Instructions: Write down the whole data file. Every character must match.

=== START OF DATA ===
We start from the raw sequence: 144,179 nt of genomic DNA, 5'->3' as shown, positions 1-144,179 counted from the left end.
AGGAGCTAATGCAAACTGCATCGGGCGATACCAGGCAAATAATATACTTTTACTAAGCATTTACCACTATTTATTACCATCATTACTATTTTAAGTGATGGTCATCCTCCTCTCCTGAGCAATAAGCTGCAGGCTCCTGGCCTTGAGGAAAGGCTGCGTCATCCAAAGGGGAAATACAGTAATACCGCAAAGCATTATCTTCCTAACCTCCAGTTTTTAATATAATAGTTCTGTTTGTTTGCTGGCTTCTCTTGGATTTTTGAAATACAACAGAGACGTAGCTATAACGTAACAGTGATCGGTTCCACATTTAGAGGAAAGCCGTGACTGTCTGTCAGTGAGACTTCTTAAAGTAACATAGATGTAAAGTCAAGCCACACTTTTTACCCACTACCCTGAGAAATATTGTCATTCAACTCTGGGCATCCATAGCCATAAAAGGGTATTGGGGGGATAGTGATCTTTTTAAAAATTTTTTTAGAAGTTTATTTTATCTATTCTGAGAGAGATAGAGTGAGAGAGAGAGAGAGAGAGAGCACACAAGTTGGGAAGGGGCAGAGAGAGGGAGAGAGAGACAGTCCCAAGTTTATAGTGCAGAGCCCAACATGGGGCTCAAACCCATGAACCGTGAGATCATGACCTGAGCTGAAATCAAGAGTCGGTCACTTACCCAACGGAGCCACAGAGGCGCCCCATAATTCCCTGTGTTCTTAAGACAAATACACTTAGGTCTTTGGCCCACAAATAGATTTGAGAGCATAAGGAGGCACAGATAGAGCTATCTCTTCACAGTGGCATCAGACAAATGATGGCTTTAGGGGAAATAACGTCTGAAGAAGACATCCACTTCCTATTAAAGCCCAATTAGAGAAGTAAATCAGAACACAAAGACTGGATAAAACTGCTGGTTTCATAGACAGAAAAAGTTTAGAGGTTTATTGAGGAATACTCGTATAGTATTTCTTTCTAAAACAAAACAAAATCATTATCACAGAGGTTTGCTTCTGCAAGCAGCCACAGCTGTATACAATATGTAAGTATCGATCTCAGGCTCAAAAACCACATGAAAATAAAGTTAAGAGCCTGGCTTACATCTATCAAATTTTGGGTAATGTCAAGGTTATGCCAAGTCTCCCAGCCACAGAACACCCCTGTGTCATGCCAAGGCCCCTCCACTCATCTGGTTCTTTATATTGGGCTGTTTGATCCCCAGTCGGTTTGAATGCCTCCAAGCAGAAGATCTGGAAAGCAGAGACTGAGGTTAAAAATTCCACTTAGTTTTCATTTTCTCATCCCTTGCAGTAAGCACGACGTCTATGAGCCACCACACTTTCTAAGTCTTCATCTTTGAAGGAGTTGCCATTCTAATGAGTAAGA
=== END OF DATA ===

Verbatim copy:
We start from the raw sequence: 144,179 nt of genomic DNA, 5'->3' as shown, positions 1-144,179 counted from the left end.
AGGAGCTAATGCAAACTGCATCGGGCGATACCAGGCAAATAATATACTTTTACTAAGCATTTACCACTATTTATTACCATCATTACTATTTTAAGTGATGGTCATCCTCCTCTCCTGAGCAATAAGCTGCAGGCTCCTGGCCTTGAGGAAAGGCTGCGTCATCCAAAGGGGAAATACAGTAATACCGCAAAGCATTATCTTCCTAACCTCCAGTTTTTAATATAATAGTTCTGTTTGTTTGCTGGCTTCTCTTGGATTTTTGAAATACAACAGAGACGTAGCTATAACGTAACAGTGATCGGTTCCACATTTAGAGGAAAGCCGTGACTGTCTGTCAGTGAGACTTCTTAAAGTAACATAGATGTAAAGTCAAGCCACACTTTTTACCCACTACCCTGAGAAATATTGTCATTCAACTCTGGGCATCCATAGCCATAAAAGGGTATTGGGGGGATAGTGATCTTTTTAAAAATTTTTTTAGAAGTTTATTTTATCTATTCTGAGAGAGATAGAGTGAGAGAGAGAGAGAGAGAGAGCACACAAGTTGGGAAGGGGCAGAGAGAGGGAGAGAGAGACAGTCCCAAGTTTATAGTGCAGAGCCCAACATGGGGCTCAAACCCATGAACCGTGAGATCATGACCTGAGCTGAAATCAAGAGTCGGTCACTTACCCAACGGAGCCACAGAGGCGCCCCATAATTCCCTGTGTTCTTAAGACAAATACACTTAGGTCTTTGGCCCACAAATAGATTTGAGAGCATAAGGAGGCACAGATAGAGCTATCTCTTCACAGTGGCATCAGACAAATGATGGCTTTAGGGGAAATAACGTCTGAAGAAGACATCCACTTCCTATTAAAGCCCAATTAGAGAAGTAAATCAGAACACAAAGACTGGATAAAACTGCTGGTTTCATAGACAGAAAAAGTTTAGAGGTTTATTGAGGAATACTCGTATAGTATTTCTTTCTAAAACAAAACAAAATCATTATCACAGAGGTTTGCTTCTGCAAGCAGCCACAGCTGTATACAATATGTAAGTATCGATCTCAGGCTCAAAAACCACATGAAAATAAAGTTAAGAGCCTGGCTTACATCTATCAAATTTTGGGTAATGTCAAGGTTATGCCAAGTCTCCCAGCCACAGAACACCCCTGTGTCATGCCAAGGCCCCTCCACTCATCTGGTTCTTTATATTGGGCTGTTTGATCCCCAGTCGGTTTGAATGCCTCCAAGCAGAAGATCTGGAAAGCAGAGACTGAGGTTAAAAATTCCACTTAGTTTTCATTTTCTCATCCCTTGCAGTAAGCACGACGTCTATGAGCCACCACACTTTCTAAGTCTTCATCTTTGAAGGAGTTGCCATTCTAATGAGTAAGA